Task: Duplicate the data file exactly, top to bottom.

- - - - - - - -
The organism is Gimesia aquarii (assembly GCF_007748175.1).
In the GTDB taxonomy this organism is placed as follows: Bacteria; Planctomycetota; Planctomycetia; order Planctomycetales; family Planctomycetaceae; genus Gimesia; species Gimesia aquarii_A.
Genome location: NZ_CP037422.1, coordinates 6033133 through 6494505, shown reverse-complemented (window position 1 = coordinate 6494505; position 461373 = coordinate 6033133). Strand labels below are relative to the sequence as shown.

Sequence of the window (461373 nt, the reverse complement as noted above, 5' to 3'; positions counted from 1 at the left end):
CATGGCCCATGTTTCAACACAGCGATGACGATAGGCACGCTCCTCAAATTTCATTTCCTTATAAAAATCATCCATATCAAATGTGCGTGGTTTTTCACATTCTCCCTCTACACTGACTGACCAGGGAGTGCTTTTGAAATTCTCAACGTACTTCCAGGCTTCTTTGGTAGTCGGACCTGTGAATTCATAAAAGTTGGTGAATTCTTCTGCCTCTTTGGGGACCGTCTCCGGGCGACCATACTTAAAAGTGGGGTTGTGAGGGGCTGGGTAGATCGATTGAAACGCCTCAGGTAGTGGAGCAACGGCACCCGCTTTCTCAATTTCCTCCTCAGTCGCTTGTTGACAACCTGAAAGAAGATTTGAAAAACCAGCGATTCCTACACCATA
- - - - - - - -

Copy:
The organism is Gimesia aquarii (assembly GCF_007748175.1).
In the GTDB taxonomy this organism is placed as follows: Bacteria; Planctomycetota; Planctomycetia; order Planctomycetales; family Planctomycetaceae; genus Gimesia; species Gimesia aquarii_A.
Genome location: NZ_CP037422.1, coordinates 6033133 through 6494505, shown reverse-complemented (window position 1 = coordinate 6494505; position 461373 = coordinate 6033133). Strand labels below are relative to the sequence as shown.

Sequence of the window (461373 nt, the reverse complement as noted above, 5' to 3'; positions counted from 1 at the left end):
CATGGCCCATGTTTCAACACAGCGATGACGATAGGCACGCTCCTCAAATTTCATTTCCTTATAAAAATCATCCATATCAAATGTGCGTGGTTTTTCACATTCTCCCTCTACACTGACTGACCAGGGAGTGCTTTTGAAATTCTCAACGTACTTCCAGGCTTCTTTGGTAGTCGGACCTGTGAATTCATAAAAGTTGGTGAATTCTTCTGCCTCTTTGGGGACCGTCTCCGGGCGACCATACTTAAAAGTGGGGTTGTGAGGGGCTGGGTAGATCGATTGAAACGCCTCAGGTAGTGGAGCAACGGCACCCGCTTTCTCAATTTCCTCCTCAGTCGCTTGTTGACAACCTGAAAGAAGATTTGAAAAACCAGCGATTCCTACACCATA